I often get asked what is considered to be a good Click Through Rate (CTR). The answer to this question will depend on a number of things:
- The industry you’re advertising in.
- How well your ad is written (or produced for non-text ads).
- How targeted your keywords and keyphrases are.
- Where your ad is being shown.
Before we answer what a good CTR is, let’s look at how we can improve our performance in each of the above 4 areas.
The industry you’re advertising in doesn’t require much attention as there’s nothing you can do to changes this - unless you’re in a product planning stage. But, if you’re looking up PPC tricks and tips, then chances are you’re into production already and ready to sell product.
If your ad is well written, you can achieve a massive increase in CTR. So how do you write better ads for PPC? Learn more about human psychology and experiment. You may have read that using the word because in a question will increase the likelihood of a favourable answer. In a similar way, you can use tricks like this to increase the probability that someone will click on your PPC ad. Learn. Test. Learn more. Test more. Achieve results.
Target Keywords and Keyphrases
Common keywords will get you a lot of traffic, but the market for these keywords may be so saturated that you won’t achieve a good CTR. Even worse, the popularity of these keywords will mean you have to pay top dollar to achieve the first page of search results. If you put in specific, targeted keywords, you can achieve a massive increase in CTR.
To target particularly well you can group your terms in “inverted commas”, or simply keep adding keywords to your phrase. You probably won’t receive much traffic as highly targeted keywords and phrases don’t get searched as much, but you’ll get a great CTR for very little Cost Per Click (CPC).
Filter out Sites
Ads shown on the Google Content Network often have a particularly bad CTR. The conversion rate can be even worse. The reason for this is because generally, a visitor is at a web site to read particular content or to find specific answers. If they find what they’re looking for at the site, then they won’t click on your ad. On the odd chance they do click your ad, the probability of your site capturing their interest is very low unless you have exactly the information they’re after.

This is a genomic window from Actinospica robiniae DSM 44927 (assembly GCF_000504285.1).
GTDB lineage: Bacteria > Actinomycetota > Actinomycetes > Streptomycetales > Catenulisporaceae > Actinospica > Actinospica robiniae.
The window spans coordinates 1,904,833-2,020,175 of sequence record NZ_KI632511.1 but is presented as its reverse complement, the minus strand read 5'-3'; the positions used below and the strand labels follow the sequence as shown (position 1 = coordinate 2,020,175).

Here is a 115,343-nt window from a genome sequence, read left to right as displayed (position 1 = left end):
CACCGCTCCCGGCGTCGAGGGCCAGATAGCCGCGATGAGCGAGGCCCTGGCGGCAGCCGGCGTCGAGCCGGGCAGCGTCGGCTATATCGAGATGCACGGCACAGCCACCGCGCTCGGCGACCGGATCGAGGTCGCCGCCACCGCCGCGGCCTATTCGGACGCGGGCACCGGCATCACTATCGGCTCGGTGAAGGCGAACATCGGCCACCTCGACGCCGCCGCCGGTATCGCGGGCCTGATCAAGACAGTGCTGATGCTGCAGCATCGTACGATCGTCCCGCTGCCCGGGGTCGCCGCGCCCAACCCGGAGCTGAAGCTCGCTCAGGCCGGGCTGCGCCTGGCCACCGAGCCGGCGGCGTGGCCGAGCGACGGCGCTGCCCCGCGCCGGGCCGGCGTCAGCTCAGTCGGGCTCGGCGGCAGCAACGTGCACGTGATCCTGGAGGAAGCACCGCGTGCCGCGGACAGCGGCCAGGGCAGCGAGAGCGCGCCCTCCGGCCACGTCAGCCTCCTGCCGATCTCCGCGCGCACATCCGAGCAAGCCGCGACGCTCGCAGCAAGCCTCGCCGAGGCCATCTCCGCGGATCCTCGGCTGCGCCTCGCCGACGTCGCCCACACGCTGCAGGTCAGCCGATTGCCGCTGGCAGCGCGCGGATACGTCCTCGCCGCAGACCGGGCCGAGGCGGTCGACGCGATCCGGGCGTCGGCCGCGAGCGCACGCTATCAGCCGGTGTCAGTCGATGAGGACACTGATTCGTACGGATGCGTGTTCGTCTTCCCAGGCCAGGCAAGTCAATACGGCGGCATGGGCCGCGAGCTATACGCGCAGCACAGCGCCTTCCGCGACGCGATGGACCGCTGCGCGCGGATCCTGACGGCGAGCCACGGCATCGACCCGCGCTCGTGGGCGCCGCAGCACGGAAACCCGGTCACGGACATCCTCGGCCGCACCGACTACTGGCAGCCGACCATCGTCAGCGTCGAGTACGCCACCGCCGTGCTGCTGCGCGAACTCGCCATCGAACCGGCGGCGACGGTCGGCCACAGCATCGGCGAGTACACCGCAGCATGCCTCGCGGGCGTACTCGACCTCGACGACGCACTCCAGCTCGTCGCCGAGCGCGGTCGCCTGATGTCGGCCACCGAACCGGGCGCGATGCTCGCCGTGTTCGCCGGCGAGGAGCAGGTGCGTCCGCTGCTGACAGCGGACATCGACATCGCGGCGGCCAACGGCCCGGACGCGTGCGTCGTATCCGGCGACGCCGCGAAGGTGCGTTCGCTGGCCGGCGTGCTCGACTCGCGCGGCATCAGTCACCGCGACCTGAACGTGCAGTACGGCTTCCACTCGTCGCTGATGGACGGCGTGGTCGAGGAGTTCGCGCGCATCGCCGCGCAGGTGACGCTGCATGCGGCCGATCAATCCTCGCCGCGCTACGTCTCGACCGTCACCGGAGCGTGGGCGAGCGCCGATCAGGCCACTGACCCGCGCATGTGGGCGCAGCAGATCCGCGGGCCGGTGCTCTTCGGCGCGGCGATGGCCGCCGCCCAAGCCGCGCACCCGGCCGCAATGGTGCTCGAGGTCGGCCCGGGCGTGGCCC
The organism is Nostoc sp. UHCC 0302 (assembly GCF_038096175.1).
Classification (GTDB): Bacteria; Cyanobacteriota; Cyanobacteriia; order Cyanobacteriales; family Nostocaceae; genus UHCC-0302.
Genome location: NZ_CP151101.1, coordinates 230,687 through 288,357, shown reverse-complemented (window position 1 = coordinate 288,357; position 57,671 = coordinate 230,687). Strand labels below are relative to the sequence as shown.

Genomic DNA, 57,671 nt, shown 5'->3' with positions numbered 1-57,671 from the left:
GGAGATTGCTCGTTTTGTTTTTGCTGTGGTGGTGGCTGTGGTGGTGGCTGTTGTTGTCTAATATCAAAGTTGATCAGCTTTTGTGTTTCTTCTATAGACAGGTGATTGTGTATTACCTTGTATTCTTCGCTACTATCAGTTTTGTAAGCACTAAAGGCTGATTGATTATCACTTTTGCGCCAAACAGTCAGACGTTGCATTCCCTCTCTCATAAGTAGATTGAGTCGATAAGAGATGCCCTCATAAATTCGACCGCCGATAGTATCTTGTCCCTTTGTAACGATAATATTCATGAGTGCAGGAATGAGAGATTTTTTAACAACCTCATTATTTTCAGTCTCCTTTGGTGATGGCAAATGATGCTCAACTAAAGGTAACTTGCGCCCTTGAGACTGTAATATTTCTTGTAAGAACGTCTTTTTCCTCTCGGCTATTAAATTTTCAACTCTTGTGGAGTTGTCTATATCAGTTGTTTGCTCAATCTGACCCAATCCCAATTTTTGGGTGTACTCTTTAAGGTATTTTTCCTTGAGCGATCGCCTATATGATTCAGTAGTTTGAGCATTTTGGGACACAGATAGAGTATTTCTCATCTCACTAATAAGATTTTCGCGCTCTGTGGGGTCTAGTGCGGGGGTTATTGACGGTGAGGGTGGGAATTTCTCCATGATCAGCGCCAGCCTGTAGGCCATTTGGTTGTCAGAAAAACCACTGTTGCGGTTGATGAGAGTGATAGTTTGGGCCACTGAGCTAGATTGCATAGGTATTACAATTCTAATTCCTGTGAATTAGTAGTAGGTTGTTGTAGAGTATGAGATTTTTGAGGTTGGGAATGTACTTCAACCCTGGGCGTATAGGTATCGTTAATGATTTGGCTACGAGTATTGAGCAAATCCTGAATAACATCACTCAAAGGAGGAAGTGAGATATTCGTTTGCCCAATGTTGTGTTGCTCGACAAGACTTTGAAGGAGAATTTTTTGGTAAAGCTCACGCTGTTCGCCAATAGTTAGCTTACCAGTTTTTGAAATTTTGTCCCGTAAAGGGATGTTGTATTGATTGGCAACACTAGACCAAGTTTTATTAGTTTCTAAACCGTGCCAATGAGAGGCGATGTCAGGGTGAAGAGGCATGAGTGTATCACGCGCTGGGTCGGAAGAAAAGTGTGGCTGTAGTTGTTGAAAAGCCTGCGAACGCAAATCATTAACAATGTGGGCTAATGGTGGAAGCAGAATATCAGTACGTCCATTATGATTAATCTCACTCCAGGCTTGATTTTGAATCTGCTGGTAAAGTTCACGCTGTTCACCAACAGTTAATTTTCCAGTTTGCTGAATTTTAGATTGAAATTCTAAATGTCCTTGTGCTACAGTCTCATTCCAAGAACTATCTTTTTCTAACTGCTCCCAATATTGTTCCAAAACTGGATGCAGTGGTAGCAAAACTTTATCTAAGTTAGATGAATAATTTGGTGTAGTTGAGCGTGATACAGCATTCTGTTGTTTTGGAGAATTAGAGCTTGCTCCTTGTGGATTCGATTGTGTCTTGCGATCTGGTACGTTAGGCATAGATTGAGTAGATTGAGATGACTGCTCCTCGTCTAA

It’s not all doom and gloom though. Some sites on the content network have visitors who are very open or who don’t mind spending money to save time or just get the job done. If you have the answers (or products) they need, you’ll get the clicks and the conversions. So the trick is to filter out the bad sites wisely.
So What is a Good CTR!?
So after all this, what is a good CTR? As you can see above, there are so many factors that there’s no way to predict a good CTR for your individual case, however here are some rules of thumb that we have observed:
- A CTR under 1% is almost always bad.
- A CTR of 1-2% is mediocre.
- A CTR greater than 2% is pretty good and what is you should be looking for.
- A CTR greater than 4% is fantastic.
- A CTR of 75% is mind blowing (and yes, it’s possible with targeted keywords and phrases - just ask our clients ).